Black Rock, Mill Creek» Prime spawning & rearing fish habitat

Mill Creek Fishery

Mill Creek is one of the Sacramento River's major tributaries and one of only three watersheds in California's Central Valley that support self-sustaining, genetically isolated runs of wild Spring Run Chinook Salmon, a state and federally designated endangered species, as well as Fall Run Chinook Salmon and Central Valley Steelhead Trout (also endangered).

Mill Creek is essentially undammed, with only two man-made in-creek structures consisting of low irrigation diversions operated by the Los Molinos Mutual Water Company. Both are designed to enable migrating fish to swim over them in high water, and also have well designed fish ladders for low water conditions. Combined with the virtual lack of development above the Valley floor, Mill Creek thereby provides essentially pristine spawning and rearing habitat for the great majority of its length.

Spring Run Chinook Salmon migrate up the Sacramento River from the Pacific Ocean to enter Mill Creek mainly in the months of April, May and June, during the spring runoff from melting snow. Once in the creek these fish immediately swim far upstream in search of deep, undisturbed holding pools where water temperatures remain cold throughout the summer months.

Mill Creek's Spring Run salmon are unique in that they are known to spawn as high as 5,000 feet above sea level, the highest altitude known for North American salmon. Spawning occurs from Late August to mid-October. Unlike most young Chinook salmon, which begin their journey to the ocean within a few months of hatching, juvenile Spring Run fish generally remain in Mill Creek for six to eighteen months.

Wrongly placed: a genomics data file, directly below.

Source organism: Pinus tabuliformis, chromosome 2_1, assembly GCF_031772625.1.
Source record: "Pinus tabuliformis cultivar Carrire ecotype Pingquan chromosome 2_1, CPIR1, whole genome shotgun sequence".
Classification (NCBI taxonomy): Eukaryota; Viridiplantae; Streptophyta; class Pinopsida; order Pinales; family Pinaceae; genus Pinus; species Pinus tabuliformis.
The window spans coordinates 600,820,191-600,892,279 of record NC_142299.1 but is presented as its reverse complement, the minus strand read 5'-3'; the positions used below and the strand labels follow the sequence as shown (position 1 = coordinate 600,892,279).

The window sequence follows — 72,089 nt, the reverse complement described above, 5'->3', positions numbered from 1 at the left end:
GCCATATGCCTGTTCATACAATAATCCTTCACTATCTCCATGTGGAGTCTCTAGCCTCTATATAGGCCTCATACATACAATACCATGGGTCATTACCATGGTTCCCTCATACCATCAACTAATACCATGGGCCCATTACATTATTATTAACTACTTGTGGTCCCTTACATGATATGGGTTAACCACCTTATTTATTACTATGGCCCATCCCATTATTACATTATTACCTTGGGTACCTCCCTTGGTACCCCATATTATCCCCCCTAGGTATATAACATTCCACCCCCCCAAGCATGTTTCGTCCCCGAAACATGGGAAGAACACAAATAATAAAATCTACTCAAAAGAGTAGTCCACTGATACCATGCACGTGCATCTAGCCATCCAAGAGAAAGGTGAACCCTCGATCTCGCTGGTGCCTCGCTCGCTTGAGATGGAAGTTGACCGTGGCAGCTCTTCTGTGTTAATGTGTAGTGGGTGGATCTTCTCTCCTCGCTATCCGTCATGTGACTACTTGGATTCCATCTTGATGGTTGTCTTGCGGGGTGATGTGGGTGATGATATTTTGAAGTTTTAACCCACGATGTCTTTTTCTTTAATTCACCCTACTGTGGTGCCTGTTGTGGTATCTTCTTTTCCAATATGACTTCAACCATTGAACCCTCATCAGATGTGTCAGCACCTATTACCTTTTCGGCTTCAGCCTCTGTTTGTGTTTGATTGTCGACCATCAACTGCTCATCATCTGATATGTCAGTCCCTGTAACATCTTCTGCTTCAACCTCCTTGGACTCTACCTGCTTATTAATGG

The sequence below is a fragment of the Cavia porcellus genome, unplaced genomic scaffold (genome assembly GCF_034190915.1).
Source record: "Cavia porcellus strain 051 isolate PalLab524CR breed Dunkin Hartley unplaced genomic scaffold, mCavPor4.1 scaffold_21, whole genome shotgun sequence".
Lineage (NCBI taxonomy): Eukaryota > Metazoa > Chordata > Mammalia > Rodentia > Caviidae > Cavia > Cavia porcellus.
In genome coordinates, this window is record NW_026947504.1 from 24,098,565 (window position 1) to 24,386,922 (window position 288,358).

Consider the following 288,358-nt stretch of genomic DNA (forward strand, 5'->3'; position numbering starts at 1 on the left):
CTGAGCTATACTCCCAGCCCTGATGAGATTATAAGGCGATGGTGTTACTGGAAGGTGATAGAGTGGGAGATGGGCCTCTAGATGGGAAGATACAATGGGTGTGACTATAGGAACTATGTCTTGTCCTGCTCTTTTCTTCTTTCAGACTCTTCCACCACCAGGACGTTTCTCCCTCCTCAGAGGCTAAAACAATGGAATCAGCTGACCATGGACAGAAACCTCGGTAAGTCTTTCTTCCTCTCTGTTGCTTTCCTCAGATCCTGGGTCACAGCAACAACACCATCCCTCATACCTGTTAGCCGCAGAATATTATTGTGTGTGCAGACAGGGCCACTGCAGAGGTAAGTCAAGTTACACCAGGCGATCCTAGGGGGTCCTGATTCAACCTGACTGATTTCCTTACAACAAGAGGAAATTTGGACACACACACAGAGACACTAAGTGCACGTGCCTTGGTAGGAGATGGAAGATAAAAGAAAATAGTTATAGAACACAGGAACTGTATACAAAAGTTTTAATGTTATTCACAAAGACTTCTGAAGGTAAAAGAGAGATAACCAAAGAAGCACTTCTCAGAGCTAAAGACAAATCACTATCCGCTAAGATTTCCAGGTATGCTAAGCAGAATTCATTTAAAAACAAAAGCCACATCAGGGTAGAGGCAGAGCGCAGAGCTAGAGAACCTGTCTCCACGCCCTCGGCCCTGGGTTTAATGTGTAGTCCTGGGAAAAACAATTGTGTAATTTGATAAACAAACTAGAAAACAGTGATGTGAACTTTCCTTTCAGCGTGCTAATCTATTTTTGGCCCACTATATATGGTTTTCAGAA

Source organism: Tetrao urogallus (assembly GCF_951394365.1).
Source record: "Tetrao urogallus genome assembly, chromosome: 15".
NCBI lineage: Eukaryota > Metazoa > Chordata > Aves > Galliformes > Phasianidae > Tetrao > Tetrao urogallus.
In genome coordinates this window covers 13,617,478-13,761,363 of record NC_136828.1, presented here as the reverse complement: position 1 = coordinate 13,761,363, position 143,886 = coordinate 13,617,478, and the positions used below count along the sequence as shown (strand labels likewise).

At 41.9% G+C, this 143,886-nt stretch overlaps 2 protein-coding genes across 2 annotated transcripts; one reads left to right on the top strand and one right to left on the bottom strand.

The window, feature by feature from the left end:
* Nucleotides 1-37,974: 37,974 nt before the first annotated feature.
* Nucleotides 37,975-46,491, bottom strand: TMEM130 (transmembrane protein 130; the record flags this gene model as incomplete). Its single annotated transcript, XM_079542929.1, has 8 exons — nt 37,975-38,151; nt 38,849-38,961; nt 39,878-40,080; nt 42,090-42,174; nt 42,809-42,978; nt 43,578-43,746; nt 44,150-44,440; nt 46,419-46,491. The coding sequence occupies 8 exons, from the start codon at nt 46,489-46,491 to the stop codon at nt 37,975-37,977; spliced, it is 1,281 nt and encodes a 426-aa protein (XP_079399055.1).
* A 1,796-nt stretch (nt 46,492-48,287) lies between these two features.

Water temperatures in Mill Creek below 1,000 feet are too warm in summer months to sustain adult Chinook Salmon, thereby creating an impenetrable thermal barrier ensuring wide separation of spawning Spring and Fall Run Chinook Salmon, thus protecting and preserving the unique genetic traits of the Spring Run species.

Fall Run Chinook Salmon enter the mouth of Mill Creek from late October through November, taking advantage of higher stream flows and cooler water caused by the first autumn rains. They then spawn almost immediately, primarily within the creek's valley floor reach. Juveniles hatch from December through March and migrate to the ocean the following spring.

Steelhead Trout return to Mill Creek from the ocean primarily in late fall and winter, during the high flows from winter storms. Like Spring Run Salmon, they migrate far upstream to spawn. Spawning soon after arriving, their young hatch the following spring and typically remain in the creek for one to two years before migrating to the ocean.

Populations of all three anadromous species have declined significantly from historic averages, especially within the past 30 to 40 years. However, Mill Creek's habitat and rearing conditions have remained essentially pristine during that period and survival rates of life stages occurring within Mill Creek (holding and spawning adults and rearing juveniles) have not measurably diminished since salmon counts were first made. It therefore seems clear that the decline in numbers of Mill Creek's Chinook Salmon and Steelhead Trout are the result of degraded environmental conditions in the mainstem Sacramento River, the Sacramento/San Joaquin Delta and the ocean.